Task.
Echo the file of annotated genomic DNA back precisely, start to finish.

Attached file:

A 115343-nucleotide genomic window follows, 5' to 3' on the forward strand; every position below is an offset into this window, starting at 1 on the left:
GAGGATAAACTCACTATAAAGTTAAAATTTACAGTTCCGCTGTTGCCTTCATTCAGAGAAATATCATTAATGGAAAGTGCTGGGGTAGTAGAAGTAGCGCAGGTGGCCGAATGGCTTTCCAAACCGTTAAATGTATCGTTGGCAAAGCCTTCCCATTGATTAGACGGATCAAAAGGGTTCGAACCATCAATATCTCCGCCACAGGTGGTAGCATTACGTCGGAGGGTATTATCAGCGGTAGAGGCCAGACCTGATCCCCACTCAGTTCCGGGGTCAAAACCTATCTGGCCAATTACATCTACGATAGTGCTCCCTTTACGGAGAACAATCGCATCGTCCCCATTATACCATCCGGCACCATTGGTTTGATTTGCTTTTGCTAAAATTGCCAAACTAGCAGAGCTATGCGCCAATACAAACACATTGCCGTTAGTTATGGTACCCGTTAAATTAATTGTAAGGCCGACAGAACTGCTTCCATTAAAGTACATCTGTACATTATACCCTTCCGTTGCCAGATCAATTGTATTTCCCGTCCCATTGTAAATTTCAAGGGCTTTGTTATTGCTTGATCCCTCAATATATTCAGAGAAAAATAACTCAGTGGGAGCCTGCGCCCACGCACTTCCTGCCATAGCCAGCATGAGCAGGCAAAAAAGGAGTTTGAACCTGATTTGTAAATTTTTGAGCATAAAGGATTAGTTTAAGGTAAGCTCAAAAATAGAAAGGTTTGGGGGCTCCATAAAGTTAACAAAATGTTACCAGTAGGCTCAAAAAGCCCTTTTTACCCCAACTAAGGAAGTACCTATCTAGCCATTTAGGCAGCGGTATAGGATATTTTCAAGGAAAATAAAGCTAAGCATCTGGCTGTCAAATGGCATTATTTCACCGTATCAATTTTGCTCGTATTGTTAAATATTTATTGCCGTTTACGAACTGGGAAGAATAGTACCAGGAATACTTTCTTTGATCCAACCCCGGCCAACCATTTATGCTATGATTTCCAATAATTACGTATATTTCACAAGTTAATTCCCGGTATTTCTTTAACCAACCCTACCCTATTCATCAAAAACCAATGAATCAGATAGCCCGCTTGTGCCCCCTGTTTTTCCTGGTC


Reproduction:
A 115343-nucleotide genomic window follows, 5' to 3' on the forward strand; every position below is an offset into this window, starting at 1 on the left:
GAGGATAAACTCACTATAAAGTTAAAATTTACAGTTCCGCTGTTGCCTTCATTCAGAGAAATATCATTAATGGAAAGTGCTGGGGTAGTAGAAGTAGCGCAGGTGGCCGAATGGCTTTCCAAACCGTTAAATGTATCGTTGGCAAAGCCTTCCCATTGATTAGACGGATCAAAAGGGTTCGAACCATCAATATCTCCGCCACAGGTGGTAGCATTACGTCGGAGGGTATTATCAGCGGTAGAGGCCAGACCTGATCCCCACTCAGTTCCGGGGTCAAAACCTATCTGGCCAATTACATCTACGATAGTGCTCCCTTTACGGAGAACAATCGCATCGTCCCCATTATACCATCCGGCACCATTGGTTTGATTTGCTTTTGCTAAAATTGCCAAACTAGCAGAGCTATGCGCCAATACAAACACATTGCCGTTAGTTATGGTACCCGTTAAATTAATTGTAAGGCCGACAGAACTGCTTCCATTAAAGTACATCTGTACATTATACCCTTCCGTTGCCAGATCAATTGTATTTCCCGTCCCATTGTAAATTTCAAGGGCTTTGTTATTGCTTGATCCCTCAATATATTCAGAGAAAAATAACTCAGTGGGAGCCTGCGCCCACGCACTTCCTGCCATAGCCAGCATGAGCAGGCAAAAAAGGAGTTTGAACCTGATTTGTAAATTTTTGAGCATAAAGGATTAGTTTAAGGTAAGCTCAAAAATAGAAAGGTTTGGGGGCTCCATAAAGTTAACAAAATGTTACCAGTAGGCTCAAAAAGCCCTTTTTACCCCAACTAAGGAAGTACCTATCTAGCCATTTAGGCAGCGGTATAGGATATTTTCAAGGAAAATAAAGCTAAGCATCTGGCTGTCAAATGGCATTATTTCACCGTATCAATTTTGCTCGTATTGTTAAATATTTATTGCCGTTTACGAACTGGGAAGAATAGTACCAGGAATACTTTCTTTGATCCAACCCCGGCCAACCATTTATGCTATGATTTCCAATAATTACGTATATTTCACAAGTTAATTCCCGGTATTTCTTTAACCAACCCTACCCTATTCATCAAAAACCAATGAATCAGATAGCCCGCTTGTGCCCCCTGTTTTTCCTGGTC